KFC apologizes after German Kristallnacht promotion

US Holocaust Memorial Museum, courtesy of National Archives and Records Administration, College Park

Is it the crisp flakey morsels that Germans consumed
before the computer system error, chicken wetted

on lips to celebrate Kristallnacht? Or the apology.
I’m not blaming a chicken company for all

who died in the Holocaust, but for the makeshift
tender cheese-topped fowl, hormone-plumped,

beaks cut, birds raised from small wet lumps
of gold. What I object to is the loss

of memory for shop windows emptied
of their frames, sledgehammer mobs, temples

burned beyond recognition. And this was no preclude
as often said, to hair locks cut, shapes padlocked

and gassed, like fowl with their long neck’s cut.
All this when elected men changed the shape

of entire countries. Today, push notifications, the next
apology where KFC “remains committed to inclusion.”

The admission to error no container of ethic or the mention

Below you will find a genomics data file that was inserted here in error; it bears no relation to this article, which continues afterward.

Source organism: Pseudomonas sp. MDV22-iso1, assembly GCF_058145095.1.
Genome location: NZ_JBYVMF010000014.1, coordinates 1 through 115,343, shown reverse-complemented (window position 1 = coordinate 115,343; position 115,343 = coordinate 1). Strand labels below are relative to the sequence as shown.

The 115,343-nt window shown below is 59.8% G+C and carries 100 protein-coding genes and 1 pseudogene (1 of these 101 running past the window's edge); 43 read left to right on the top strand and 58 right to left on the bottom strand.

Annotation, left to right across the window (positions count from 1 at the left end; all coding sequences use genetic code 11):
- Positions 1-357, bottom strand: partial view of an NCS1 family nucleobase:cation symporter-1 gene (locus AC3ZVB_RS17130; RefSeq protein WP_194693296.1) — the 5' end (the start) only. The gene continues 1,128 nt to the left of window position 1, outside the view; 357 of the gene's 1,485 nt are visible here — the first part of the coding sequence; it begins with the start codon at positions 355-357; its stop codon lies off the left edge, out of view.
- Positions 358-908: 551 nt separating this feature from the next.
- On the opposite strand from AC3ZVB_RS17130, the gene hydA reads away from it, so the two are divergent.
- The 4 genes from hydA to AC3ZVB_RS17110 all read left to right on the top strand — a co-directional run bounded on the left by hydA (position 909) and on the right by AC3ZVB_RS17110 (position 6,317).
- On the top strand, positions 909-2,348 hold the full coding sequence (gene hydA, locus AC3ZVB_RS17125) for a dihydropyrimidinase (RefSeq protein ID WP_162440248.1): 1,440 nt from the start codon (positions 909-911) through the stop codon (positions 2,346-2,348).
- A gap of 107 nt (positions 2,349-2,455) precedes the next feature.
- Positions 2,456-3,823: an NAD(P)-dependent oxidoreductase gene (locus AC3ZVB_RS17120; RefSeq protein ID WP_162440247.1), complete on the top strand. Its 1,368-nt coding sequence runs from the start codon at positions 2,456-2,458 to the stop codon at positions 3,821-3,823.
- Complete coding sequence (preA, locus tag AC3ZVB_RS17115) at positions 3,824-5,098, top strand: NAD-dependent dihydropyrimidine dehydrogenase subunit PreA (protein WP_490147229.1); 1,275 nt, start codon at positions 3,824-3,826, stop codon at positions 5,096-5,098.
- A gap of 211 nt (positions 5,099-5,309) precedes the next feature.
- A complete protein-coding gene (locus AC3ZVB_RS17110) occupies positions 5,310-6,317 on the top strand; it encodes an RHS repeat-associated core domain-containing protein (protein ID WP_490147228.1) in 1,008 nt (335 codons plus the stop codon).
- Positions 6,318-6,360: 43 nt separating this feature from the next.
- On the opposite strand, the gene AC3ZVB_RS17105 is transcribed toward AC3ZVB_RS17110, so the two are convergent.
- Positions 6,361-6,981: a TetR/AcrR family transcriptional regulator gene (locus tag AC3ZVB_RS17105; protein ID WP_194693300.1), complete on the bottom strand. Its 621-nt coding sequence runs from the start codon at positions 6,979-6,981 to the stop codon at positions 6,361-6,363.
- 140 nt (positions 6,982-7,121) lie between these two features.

of how many teeth sit at the bottom of a pit when Jews

rounded up were pushed into a secret chamber.

About the Poem

Kentucky Fried Chicken, or “KFC,” seems to feel there will be no repercussions for this “mistake” and is terming it a computer error. Who will pay the price for this insult? My mother would be even more horrified than I am. The family tree she developed included members who died because they didn’t leave Europe prior to the Holocaust. She marked their names as “Husband,” “Wife,” “Child 1,” Child 2″ as if writing their names would file some sort of record. Kristallnacht is important to Jews because it permanently eradicated a way of life, some say the beginning of the murders. But as we really know, it was just one step in the greater plan of those in charge to rid Europe of Jews. Even in reparations, as in all human injustices, the price is never paid.

About the Author

Laurel Benjamin is a San Francisco Bay Area native, where she invented a secret language with her brother. She has work forthcoming or published in Lily Poetry Review, Burningword, Eunoia, South Florida Poetry Journal, Fourth River, Dreamers, Turning a Train of Thought Upside Down: An Anthology of Women’s Poetry, among others. Affiliated with the Bay Area Women’s Poetry Salon and Ekphrastic Writers, she holds an MFA from Mills College. She is a reader for Common Ground Review and has been featured in the Lily Poetry Review Salon. She was nominated for Best of the Net by Flapper Press in fall 2022.

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